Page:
Tuesday, 2 September 2008

You're not reading this are you? Good.

April posted recently about how she stifled herself by making her blog too "available". I think she put it on Facebo or Bebook or one of those sites that I confess I don't really understand. Anyway, it appears that the thought of people reading her writing by accident, people who hadn't actually made the journey to her blog on purpose, sort of gagged her.

I found that interesting. You would expect that anyone who writes a blog would be over the moon to have more readers - any readers - seeing their stuff. But I really understand what she means. Most of the time this blog is frivolous drivel (the name I plan to give my band if I ever, you know, learn to play a musical instrument and stop being a lawyer and go on the road) and I couldn't care less who does or does not see it. I write it partly to entertain myself and partly to commit to writing stuff that I will otherwise forget. It is not world-stopping stuff. The fact that I can burp on demand is not going to make a difference to people's lives. (It may make a difference to my children's lives, but that is their problem. Serves them right for being born into this family.)

Some other posts though I found really difficult to write. Some posts I have written, read, re-written, thought about and then deleted. Personal stuff, mostly. No, wait. Personal stuff entirely. The process of writing it was interesting, sometimes cathartic and sometimes it made me realise that until I had written it down, I didn't really know what I thought. I sort of turned round and caught my subconscious typing. Wow. That sounds normal.

Anyway, the point is that I rarely post that stuff. Because people might read it. Blogging is generally supposed to be a bit like writing a diary but you rarely if ever publish your diary for public consumption. And even those who do (Alastair Campbell, John Prescott, David Blunkett for example) edit, correct and polish before publishing. I have not read any of the aforementioned diaries but I am pretty sure they don't contain much "Woke up and felt a bit crap this morning. Think I am getting a spot on my chin again. I am a rubbish human being" Come to think of it, I doubt any of those three ever felt they were worthless individuals. Their books are more likely to consist of "Woke up this morning, realised I am a god! The sooner the country realises this and bends to my will, the better!"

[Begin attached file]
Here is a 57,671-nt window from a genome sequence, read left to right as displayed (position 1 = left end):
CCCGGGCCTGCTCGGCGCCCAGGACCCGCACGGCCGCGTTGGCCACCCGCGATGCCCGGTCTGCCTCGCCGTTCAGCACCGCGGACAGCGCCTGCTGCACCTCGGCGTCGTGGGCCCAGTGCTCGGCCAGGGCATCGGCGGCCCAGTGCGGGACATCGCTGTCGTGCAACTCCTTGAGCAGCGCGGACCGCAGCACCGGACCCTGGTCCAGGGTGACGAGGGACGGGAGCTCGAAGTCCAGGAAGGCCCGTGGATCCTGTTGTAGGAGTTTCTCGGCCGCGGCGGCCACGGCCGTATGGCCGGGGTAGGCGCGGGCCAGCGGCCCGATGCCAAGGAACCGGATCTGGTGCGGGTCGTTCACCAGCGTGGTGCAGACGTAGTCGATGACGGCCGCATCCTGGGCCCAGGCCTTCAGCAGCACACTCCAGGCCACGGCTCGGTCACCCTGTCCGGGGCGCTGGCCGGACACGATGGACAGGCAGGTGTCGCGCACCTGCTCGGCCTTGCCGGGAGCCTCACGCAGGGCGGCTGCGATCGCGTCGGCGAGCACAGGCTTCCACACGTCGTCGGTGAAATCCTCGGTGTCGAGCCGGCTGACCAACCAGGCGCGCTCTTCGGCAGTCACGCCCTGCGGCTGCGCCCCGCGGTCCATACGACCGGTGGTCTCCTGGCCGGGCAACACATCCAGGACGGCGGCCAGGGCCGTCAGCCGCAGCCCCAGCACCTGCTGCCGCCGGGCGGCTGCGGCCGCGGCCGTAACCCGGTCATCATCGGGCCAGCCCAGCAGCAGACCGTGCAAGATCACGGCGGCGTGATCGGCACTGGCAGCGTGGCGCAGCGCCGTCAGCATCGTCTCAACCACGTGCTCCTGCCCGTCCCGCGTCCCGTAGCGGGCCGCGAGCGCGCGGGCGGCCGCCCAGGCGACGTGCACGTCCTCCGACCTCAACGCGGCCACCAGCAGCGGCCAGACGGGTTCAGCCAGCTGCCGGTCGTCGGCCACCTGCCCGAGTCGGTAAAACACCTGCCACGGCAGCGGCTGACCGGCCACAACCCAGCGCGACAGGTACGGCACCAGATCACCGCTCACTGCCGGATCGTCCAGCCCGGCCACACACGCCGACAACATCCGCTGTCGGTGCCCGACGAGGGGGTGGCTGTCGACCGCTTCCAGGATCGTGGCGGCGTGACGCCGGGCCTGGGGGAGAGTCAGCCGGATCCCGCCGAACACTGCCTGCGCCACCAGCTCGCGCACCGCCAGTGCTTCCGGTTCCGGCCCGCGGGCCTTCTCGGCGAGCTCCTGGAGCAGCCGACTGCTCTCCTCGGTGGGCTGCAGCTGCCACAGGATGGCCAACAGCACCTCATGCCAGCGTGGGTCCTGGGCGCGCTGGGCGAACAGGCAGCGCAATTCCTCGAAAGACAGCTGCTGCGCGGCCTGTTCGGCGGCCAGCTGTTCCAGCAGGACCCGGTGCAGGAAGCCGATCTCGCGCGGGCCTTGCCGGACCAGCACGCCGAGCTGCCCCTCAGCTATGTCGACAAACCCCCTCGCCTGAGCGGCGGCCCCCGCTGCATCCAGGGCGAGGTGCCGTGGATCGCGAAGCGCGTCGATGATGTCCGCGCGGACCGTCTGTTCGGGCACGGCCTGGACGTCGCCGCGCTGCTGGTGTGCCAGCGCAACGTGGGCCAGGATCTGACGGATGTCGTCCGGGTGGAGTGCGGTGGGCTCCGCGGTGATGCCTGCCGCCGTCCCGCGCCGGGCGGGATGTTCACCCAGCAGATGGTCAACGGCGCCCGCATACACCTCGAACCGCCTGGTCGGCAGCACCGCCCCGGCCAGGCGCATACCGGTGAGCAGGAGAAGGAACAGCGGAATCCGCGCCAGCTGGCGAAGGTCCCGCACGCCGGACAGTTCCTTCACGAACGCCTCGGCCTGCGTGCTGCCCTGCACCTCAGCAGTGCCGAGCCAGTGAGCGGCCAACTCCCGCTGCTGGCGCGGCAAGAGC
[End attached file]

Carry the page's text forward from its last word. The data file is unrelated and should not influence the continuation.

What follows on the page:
Where the hell was I? Oh yes. Anyway, my point is that with the best will in the world you fret about what people will think about what you post so you self-censor what you post and you find some kinds of writing easier than others. And by "you" of course I mean "I". I like writing shallow frothy stuff and I don't mind reading back my old stuff of this ilk. If I try to be serious and commit deeper stuff to writing (a) it is rubbish. I can't write the proper stuff well, and (b) I worry that people will see it and snort "Self indulgent tosh. I'm off to read Dooce."

And now I am going to save this post and come back and read it again later. Then I will decide whether to hit publish or not.


  1. Frivilous drivel or otherwise someone will always take offence at something. You'd think the Misssives were as light hearted and drivelly as you could get but only this week a (distant- ie. I don't like or see them much) relative decided to take offence at something I had written.

    The person that said "Publish and be damned" had a very good point.

    Meeester aked me if I'd thought about removing the post that offended.(Even though the person concerned wasn't even mentioned in the post!)

    Hell no! I'm not here to react to someone's sense of humour failure!

  2. God I can totally relate. I have never felt so inhibited in my writing as I did when I told people who know me about my blog. It puts a whole new slant on things because they might take offence. There are posts I have written and deleted for fear of offending, and the odd one I have put out there and then been too scared to look at the comments just in case!

    Publish and be damned is very apt missy m!

  3. I'm flattered for the reference; thanks! Bloggers get bashed so often, and my fear of leaving myself too open for that was what prompted my decision. But I do think we're all brave for putting ourselves out there - in any way that we choose to do so.

  4. I totally relate too :-( I just live in fear of being "outed" and folks taking the rampant piss because I write b0ll0cks.

    Maybe I should delete the lot and start again, but it's an identity I've had four and a half years so I'm kind of fond of it. In an irritating sort of way ...